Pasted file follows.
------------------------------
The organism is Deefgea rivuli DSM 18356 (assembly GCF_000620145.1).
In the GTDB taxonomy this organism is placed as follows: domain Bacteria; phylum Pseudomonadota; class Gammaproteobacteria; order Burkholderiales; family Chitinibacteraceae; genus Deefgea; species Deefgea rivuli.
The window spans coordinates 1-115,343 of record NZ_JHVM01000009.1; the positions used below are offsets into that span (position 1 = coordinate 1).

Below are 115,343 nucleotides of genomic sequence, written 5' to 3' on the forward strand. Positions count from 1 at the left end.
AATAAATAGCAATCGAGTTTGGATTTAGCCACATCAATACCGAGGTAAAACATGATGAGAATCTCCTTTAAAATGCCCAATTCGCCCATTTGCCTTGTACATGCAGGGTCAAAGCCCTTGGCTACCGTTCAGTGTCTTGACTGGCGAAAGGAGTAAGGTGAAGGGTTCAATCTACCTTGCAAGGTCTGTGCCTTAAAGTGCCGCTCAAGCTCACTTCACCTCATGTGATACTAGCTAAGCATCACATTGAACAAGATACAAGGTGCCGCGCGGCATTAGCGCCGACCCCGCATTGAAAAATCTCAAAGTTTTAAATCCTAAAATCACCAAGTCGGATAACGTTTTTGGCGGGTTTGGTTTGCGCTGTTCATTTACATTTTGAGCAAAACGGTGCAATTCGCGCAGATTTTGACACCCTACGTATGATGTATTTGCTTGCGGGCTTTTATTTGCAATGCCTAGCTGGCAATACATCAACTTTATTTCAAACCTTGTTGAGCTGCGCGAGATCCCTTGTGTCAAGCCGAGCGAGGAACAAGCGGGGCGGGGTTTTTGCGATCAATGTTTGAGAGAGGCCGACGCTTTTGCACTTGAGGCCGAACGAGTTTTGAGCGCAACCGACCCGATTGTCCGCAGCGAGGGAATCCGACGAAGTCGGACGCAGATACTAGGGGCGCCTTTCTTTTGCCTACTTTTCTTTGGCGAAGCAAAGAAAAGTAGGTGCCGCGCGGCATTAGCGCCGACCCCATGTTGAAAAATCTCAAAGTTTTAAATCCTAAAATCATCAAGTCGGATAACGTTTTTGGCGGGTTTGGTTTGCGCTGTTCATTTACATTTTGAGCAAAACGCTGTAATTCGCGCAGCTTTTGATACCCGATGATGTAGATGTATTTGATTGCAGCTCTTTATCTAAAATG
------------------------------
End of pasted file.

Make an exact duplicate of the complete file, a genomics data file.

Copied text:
The organism is Deefgea rivuli DSM 18356 (assembly GCF_000620145.1).
In the GTDB taxonomy this organism is placed as follows: domain Bacteria; phylum Pseudomonadota; class Gammaproteobacteria; order Burkholderiales; family Chitinibacteraceae; genus Deefgea; species Deefgea rivuli.
The window spans coordinates 1-115,343 of record NZ_JHVM01000009.1; the positions used below are offsets into that span (position 1 = coordinate 1).

Below are 115,343 nucleotides of genomic sequence, written 5' to 3' on the forward strand. Positions count from 1 at the left end.
AATAAATAGCAATCGAGTTTGGATTTAGCCACATCAATACCGAGGTAAAACATGATGAGAATCTCCTTTAAAATGCCCAATTCGCCCATTTGCCTTGTACATGCAGGGTCAAAGCCCTTGGCTACCGTTCAGTGTCTTGACTGGCGAAAGGAGTAAGGTGAAGGGTTCAATCTACCTTGCAAGGTCTGTGCCTTAAAGTGCCGCTCAAGCTCACTTCACCTCATGTGATACTAGCTAAGCATCACATTGAACAAGATACAAGGTGCCGCGCGGCATTAGCGCCGACCCCGCATTGAAAAATCTCAAAGTTTTAAATCCTAAAATCACCAAGTCGGATAACGTTTTTGGCGGGTTTGGTTTGCGCTGTTCATTTACATTTTGAGCAAAACGGTGCAATTCGCGCAGATTTTGACACCCTACGTATGATGTATTTGCTTGCGGGCTTTTATTTGCAATGCCTAGCTGGCAATACATCAACTTTATTTCAAACCTTGTTGAGCTGCGCGAGATCCCTTGTGTCAAGCCGAGCGAGGAACAAGCGGGGCGGGGTTTTTGCGATCAATGTTTGAGAGAGGCCGACGCTTTTGCACTTGAGGCCGAACGAGTTTTGAGCGCAACCGACCCGATTGTCCGCAGCGAGGGAATCCGACGAAGTCGGACGCAGATACTAGGGGCGCCTTTCTTTTGCCTACTTTTCTTTGGCGAAGCAAAGAAAAGTAGGTGCCGCGCGGCATTAGCGCCGACCCCATGTTGAAAAATCTCAAAGTTTTAAATCCTAAAATCATCAAGTCGGATAACGTTTTTGGCGGGTTTGGTTTGCGCTGTTCATTTACATTTTGAGCAAAACGCTGTAATTCGCGCAGCTTTTGATACCCGATGATGTAGATGTATTTGATTGCAGCTCTTTATCTAAAATG